Once I’ve completed my paintings, I can drop by the art store, pick up the frames, tape the painting to mats I’ve brought along with me, slip them into the brand new frames, and deliver them to the exhibit. I can do all this at a reasonable cost without spending any more time than is necessary. This saves me money and gives me more time to paint!

Since my investment in such frames is not great, I can leave some of them in different places about the country where I’ve chosen to exhibit or paint.  On subsequent visits, I may remove a painting from its frame and take it home with me, leaving the frame behind for a future exhibit. I can do this for any painting that fits a particular frame. I keep a list of frames and paintings I’ve left behind for future reference. This helps me plan for future exhibits and even gives me some idea what sizes of paintings I might want to produce!  It also helps me plan not only for future exhibits but plein-air outings as well.

watercolor of seagulls, seagull painting, bluff painting

Click to Purchase: “Seagulls at Morro Rock”

Standard wood frames are perfect for quarter- and half-sheet paintings.  But for my largest, full-sheet paintings, I use a generic gold metal frame that’s easy to assemble/disassemble. They are also available at any art store, but you often have to tailor them to suit your needs.  My local framer (Carter Picture Framing, Torrance) provides me with these metal frames and plexi-glazing, repairs my existing frames, and cuts my mats. I couldn’t get along without him, ’cause I don’t mess around with this stuff.

These frames that I’ve chosen also work well with the various subject matter I paint: florals, landscapes/seascapes, buildings, and boats. Barnwood frames work well with my grain elevators and farm buildings. Buyers seem to like them, so I always keep some on hand.

Frame sizes are based on inside, not outside, dimensions. Outside dimensions of frames vary depending on their design, but inside dimensions are fairly standard from one manufacturer to another.

For example, the actual width of a standard, nominal 22″x28″ rectangular frame will be wider… 1 1/2″ or more, depending on its design but also the type and size of framing material. Most exhibit managers are interested in knowing the actual outside dimensions of your frame because that’s what tells them what wall space they’ll need for your painting. Be aware that every juried exhibit places limits on outside frame dimensions. But most artists don’t know the actual outside dimensions of their frames! You should! When filling out entry forms for exhibits, they ask you for this information. If your frame is actually wider than what you wrote down on the entry form (or the limits stated in the prospectus), it could be declined. You would not only have failed to get your painting exhibited, but have lost the $ you shelled out for the roundtrip shipping!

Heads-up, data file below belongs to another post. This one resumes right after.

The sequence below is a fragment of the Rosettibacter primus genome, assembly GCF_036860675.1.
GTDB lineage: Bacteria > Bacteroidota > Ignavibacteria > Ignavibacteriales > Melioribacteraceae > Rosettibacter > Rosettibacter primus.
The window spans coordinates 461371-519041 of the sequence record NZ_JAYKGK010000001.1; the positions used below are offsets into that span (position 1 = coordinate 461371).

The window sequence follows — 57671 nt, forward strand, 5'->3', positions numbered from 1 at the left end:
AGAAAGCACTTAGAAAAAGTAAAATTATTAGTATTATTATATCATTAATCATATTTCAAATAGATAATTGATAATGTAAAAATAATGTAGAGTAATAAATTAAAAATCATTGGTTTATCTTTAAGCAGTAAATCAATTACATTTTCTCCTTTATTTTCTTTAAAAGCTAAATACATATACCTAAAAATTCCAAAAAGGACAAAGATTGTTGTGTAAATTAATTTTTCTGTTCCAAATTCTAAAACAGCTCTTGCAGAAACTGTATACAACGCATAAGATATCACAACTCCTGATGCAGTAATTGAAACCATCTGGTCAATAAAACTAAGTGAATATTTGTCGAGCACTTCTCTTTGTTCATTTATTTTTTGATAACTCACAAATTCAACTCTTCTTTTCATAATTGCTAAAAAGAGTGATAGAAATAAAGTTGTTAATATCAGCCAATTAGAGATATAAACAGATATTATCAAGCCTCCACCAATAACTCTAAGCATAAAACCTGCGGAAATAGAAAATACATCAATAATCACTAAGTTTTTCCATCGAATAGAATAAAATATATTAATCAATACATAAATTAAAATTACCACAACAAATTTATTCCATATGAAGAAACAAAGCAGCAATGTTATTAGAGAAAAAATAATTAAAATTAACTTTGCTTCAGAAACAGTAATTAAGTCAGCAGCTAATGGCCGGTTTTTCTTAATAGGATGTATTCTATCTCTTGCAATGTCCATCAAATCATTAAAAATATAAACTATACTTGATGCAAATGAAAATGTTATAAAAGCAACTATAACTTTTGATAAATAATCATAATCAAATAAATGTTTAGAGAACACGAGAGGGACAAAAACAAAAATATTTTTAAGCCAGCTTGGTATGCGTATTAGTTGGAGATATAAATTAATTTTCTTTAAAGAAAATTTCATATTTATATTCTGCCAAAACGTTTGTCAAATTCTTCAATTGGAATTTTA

Something else you should do when you finish framing artwork is to paste a business card (better still, use a reduced size bio printed on card stock) on the backside.  You might also want to number your painting so it can be more easily identified using the referencing system you’ve set up for all your framed artwork.

Douglas Stenhouse also wrote a book about watercolor painting.

“I decided to write about how I paint, not only to share my observations with others, but also, frankly, to do some self- examination. I wish I had done this earlier in my life! But then, how was I to know I’d benefit from doing so, certainly at a time when I had no aspirations of becoming a professional artist.” 

To learn more about Doug’s Watercolor Painting Book, click here. To purchase a signed copy, use the link below.

Douglas Simms Stenhouse, watercolor artist, transparent water color art, watercolor painter, painting with water colors